Second degree murder is defined in California's penal code sec. 189 by what it is not and this seems to mean that it is not premeditated. Voluntary manslaughter is defined in California penal code sec. 192 as "the unlawful killing of a human being without malice, upon a sudden quarrel or heat of passion." Both sections can be found here.
I could spend the next two hours researching California case law to see if I can find the exact difference between those two statutes in California but I'll leave that to California lawyers. So you're going to get my very basic understanding of the difference between these two statutes: not a whole heck of a lot. But, you say "malice" - there must be malice in order to convict of second degree murder!
Sure there must. But malice in a second degree murder is begging the question. To prove malice you are pretty much going to have to prove "aforethought." Or, in more modern language, in order to prove malice you are going to have to show premeditative acts.
As an example, let's assume a set of circumstances.
Husband comes home and confronts wife while she is washing the dishes: "You whore, I know you've been sleeping with my boss!" They start screaming at each other and she takes the knife she was drying and stabs him in the heart.If she did this out of pure animal anger, with nary a thought until she is calling 911 in a panic, this is voluntary manslaughter. If she thinks to herself "I've got to do something. This can't get out." and then plunges the knife into his heart, that's first degree murder. At least it is if California follows the rule that premeditation can occur the second before the murder (which I understand to be the law in most places).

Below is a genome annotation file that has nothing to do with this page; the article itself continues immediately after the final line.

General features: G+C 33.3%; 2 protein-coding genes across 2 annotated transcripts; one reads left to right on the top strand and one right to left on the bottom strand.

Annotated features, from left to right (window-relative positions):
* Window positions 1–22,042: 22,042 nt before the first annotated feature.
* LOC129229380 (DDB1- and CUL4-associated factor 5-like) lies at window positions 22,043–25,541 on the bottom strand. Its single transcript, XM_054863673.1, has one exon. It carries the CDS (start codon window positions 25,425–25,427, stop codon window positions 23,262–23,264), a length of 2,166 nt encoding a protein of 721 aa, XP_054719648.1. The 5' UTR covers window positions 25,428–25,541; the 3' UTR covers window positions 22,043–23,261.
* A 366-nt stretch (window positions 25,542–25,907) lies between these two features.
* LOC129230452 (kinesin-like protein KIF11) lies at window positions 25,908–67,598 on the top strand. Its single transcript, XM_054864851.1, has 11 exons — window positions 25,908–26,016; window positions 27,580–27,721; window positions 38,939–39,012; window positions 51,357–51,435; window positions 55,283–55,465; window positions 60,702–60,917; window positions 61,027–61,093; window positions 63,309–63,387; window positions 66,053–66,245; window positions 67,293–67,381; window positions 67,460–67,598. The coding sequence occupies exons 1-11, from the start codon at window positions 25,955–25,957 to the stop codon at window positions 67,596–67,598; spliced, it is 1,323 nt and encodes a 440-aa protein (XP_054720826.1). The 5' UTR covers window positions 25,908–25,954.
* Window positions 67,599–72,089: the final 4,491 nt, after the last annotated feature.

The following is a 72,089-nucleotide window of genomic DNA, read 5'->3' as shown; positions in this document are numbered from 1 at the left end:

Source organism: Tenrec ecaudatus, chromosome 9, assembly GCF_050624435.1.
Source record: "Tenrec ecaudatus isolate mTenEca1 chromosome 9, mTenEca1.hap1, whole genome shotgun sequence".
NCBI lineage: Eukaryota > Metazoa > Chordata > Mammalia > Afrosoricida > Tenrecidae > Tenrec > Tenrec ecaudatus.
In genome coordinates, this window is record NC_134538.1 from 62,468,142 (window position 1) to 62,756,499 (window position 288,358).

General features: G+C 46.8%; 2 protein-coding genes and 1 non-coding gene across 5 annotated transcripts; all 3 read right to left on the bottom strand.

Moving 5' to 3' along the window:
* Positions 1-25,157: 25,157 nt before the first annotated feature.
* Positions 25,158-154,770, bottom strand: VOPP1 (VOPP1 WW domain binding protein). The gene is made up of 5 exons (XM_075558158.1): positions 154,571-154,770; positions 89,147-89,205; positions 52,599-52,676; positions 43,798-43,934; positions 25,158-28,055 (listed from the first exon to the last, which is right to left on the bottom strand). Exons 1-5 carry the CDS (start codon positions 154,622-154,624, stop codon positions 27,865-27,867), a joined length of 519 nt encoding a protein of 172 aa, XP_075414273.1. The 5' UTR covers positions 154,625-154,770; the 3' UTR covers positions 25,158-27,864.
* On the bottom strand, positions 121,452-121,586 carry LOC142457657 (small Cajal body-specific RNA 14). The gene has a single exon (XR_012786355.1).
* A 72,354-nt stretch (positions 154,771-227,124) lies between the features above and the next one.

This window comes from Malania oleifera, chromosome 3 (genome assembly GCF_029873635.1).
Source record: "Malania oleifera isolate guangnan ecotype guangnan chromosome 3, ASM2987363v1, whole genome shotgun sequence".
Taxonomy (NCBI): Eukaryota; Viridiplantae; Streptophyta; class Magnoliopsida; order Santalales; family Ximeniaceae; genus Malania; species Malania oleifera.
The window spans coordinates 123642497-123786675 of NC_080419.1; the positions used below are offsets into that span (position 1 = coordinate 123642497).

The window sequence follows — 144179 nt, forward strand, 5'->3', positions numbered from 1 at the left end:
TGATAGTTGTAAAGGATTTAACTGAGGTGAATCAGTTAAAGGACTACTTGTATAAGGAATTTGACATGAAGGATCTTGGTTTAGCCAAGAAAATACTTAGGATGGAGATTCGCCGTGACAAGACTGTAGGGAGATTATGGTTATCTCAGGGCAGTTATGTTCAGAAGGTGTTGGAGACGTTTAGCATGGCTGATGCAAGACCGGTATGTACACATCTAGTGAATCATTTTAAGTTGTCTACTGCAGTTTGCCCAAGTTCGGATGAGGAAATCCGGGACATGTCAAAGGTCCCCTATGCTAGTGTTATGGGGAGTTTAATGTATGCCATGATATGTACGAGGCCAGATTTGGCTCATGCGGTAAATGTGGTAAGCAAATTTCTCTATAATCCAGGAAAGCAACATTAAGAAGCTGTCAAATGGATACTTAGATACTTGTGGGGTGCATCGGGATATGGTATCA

So what is 2d degree murder? Technically it's malicious homicide without forethought. If you cannot prove forethought through some sort of action how do you prove malice? If you convince people that malice exists they are going to be convinced that a second of forethought exists (if nothing more than "I'm going to kill you, you son of a buck!"). With that in mind, 2d degree murder becomes an option to offer a jury (or judge) which isn't all that comfortable with convicting someone of a crime which we all know would subject him to death or life in prison.
So basically, 2d degree is homicide without real proof of actions indicating a malicious intent to commit murder. This is pretty much the same evidence which would support voluntary manslaughter. Again, how do you not give these instructions simultaneously?